Looking forward, the company has a decent research pipeline with some up-and-coming drugs that could rotate in to prop up revenues. There’s also some restructuring going on, including an IPO for its animal health business. Also, the company has $29 billion in cash on the books — so even even if revenue hits a hiccup or some of the moves now don’t immediately pay off, the cash is there to preserve this juicy dividend.
Current Dividend Yield: 3.8%
Performance So Far in 2012: +16%
Merck (NYSE:MRK) is similar to Pfizer (NYSE:PFE) in many ways. It too faces patent expirations. It too is hoping its pipeline will step up to fill the void. And it too pays a huge dividend.
Merck apparently has answered one of the big questions about its pipeline, however, judging by a big jump in shares this summer. A new osteoporosis drug looks very promising for the drugmaker and investors have piled in, driving up shares about 14% in just a month’s time. It’s now double the Dow Jones’ gains year-to-date in 2012 despite being relatively sluggish before that.
Additionally, the continued roll-in of the $41 billion Schering-Plough buyout from a few years ago surely will provide new opportunities for Merck. At the very least, it ensures the company won’t fade away.
Like cohort Pfizer, MRK is sitting on a huge war chest. Some $13.5 billion in cash and $1.4 billion in short-term investments keeps this pick pretty safe when it comes to writing the checks.
Earnings were ho-hum in the latest quarter, but the income potential of this dividend payer is a decent hedge. Dividends have been paid at Merck since 1935, and last year the payout was increased about 10%, from 38 cents a quarter to 42 cents. You might not find massive share appreciation in this stock, but you certainly will find stability.
Current Dividend Yield: 4.6%
Performance So Far in 2012: +9%
Verizon (NYSE:VZ) has been labeled a sleepy telecom stock, but not in recent months. After being in the red this spring, VZ shares popped 13% since April to put this communications company actually ahead of the broader Dow Jones index. That was because of some decent numbers, but mostly thanks to a massive demand for yield on Wall Street.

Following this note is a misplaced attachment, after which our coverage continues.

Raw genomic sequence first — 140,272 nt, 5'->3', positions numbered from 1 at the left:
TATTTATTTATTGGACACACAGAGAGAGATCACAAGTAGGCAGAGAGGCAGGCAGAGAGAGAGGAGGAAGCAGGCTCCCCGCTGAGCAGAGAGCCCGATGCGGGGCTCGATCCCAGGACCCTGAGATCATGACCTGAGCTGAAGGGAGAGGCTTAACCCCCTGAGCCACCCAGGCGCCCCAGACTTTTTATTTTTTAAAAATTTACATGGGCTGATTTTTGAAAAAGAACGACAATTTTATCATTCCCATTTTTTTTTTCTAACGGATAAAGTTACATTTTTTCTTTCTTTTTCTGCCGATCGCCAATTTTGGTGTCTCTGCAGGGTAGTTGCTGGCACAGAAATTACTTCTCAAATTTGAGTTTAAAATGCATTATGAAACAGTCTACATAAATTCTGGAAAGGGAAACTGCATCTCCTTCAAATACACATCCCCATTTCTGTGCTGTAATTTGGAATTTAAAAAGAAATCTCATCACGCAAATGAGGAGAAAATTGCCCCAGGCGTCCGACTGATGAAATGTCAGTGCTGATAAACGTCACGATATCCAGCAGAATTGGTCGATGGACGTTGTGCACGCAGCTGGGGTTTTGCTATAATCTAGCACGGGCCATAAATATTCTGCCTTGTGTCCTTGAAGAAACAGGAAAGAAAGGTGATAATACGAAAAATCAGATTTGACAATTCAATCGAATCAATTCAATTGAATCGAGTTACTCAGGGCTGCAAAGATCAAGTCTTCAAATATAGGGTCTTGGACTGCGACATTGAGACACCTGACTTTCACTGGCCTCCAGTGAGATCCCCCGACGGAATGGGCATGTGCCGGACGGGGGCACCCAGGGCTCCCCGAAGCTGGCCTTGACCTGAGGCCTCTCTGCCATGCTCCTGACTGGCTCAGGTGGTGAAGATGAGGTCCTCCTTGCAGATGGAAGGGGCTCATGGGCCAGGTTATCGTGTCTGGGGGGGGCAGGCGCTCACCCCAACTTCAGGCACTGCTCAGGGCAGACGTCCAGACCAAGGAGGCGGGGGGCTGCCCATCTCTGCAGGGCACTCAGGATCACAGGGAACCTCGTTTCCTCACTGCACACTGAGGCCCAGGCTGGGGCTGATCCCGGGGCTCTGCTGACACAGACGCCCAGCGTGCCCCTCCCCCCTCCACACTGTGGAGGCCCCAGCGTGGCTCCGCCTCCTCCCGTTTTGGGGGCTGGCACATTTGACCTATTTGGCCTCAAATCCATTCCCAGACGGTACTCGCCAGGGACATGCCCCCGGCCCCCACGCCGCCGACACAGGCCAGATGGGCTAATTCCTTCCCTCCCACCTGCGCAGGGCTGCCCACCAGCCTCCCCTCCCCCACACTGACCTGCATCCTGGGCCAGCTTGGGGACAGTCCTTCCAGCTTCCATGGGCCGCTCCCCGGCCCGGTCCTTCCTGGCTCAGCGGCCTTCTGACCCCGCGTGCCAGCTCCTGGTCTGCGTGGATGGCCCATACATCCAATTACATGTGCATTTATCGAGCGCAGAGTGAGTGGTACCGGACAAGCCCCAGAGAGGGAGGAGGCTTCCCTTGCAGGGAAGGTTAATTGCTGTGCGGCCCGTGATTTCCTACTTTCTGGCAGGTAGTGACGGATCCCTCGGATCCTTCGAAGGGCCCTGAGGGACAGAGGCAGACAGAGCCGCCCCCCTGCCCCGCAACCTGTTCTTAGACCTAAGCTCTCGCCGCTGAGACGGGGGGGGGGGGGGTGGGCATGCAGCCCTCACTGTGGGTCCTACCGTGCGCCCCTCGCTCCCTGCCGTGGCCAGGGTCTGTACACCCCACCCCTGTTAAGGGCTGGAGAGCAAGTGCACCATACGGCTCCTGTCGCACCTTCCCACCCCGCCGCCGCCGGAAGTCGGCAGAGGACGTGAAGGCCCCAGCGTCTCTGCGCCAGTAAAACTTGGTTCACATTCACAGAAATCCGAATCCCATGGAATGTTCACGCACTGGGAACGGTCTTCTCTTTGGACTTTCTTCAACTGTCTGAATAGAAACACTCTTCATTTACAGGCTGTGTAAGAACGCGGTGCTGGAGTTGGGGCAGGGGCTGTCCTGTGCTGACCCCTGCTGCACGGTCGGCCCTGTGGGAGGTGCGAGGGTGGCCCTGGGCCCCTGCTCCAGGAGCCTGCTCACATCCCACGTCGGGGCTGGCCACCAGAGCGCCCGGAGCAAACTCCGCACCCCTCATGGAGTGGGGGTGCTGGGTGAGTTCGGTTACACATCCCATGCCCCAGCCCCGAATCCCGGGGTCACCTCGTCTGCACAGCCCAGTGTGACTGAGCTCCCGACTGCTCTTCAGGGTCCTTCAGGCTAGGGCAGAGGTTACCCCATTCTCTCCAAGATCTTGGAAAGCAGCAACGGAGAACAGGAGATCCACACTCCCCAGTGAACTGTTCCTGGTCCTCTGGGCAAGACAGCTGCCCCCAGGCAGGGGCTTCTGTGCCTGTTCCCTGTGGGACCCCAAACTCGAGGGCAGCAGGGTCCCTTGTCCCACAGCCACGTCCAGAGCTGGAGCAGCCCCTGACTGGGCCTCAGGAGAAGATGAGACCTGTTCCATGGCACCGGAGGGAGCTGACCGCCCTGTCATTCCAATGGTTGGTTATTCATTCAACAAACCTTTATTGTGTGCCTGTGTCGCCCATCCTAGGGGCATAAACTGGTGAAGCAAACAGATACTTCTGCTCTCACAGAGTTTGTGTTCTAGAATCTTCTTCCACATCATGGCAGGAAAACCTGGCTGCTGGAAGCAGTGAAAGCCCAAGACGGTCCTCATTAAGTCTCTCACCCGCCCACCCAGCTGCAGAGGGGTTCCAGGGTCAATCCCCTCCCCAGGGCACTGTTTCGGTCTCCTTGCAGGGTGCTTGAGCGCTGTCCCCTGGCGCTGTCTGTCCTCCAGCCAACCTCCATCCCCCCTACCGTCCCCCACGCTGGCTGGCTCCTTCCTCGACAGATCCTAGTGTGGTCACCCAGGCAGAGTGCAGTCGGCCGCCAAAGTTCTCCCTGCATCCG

Big-picture, Verizon is one of the most secure plays out there. It remains the leading wireless telecom provider in the U.S. by subscriptions and gets 50% of its revenue from wireless subscribers. The company also is one of the top high-speed Internet providers in America via its FiOS fiber optic network. As the world becomes increasingly wired, it’s more important than ever for companies like Verizon to be involved with the operations of businesses and the lives of regular Americans.
This provides a very stable revenue stream that accounts for huge dividends. Like many low-risk dividend stocks, this is a double-edged sword because there might not be any huge growth opportunities for the entrenched telecom. But strong cash flow generation and the lack of any real competition from anyone other than AT&T (NYSE:T) means this telecom stock is a stalwart that’s here to stay.
Current Dividend Yield: 5%
Performance So Far in 2012: +22%
One of the biggest stories in 2011, in case you were living under a rock, was that AT&T (NYSE:T) tried to leapfrog rival Verizon (NYSE:VZ) in the wireless market via a buyout of T-Mobile. But regulators ran interference, and AT&T abandoned its bid.
Don’t think that means the biggest dividend payer in the Dow Jones Industrial Average should be cut loose from your portfolio, though. With a dividend yield of about 5%, this Dependable Dividend Stock is a heck of an income play. And with a 22% surge in 2012, it’s showing perhaps one of the best investments in 2012 on capital-gains basis alone.
The story is the same for AT&T as Verizon, where a strong balance sheet and its entrenched status are offset by the lack of growth and the highly regulated nature of the telecom sector (case in point: the squashed T-Mobile bid). AT&T admittedly fell short on the top line in its most recent report, so there is indeed risk. But it’s not like this company is in any danger of losing its dominance anytime soon.
Admittedly, these U.S. telecoms aren’t “growthy” and won’t deliver massive share appreciation. But if you’re looking for a big dividend payer that will keep throwing off cash for decades, AT&T might be your best bet in the whole Dow Jones Industrial Average.
Jeff Reeves is the editor of InvestorPlace.com and the author of “The Frugal Investor’s Guide to Finding Great Stocks.” Write him at firstname.lastname@example.org or follow him on Twitter via @JeffReevesIP. As of this writing, Jeff Reeves did not own a position in any of the aforementioned securities.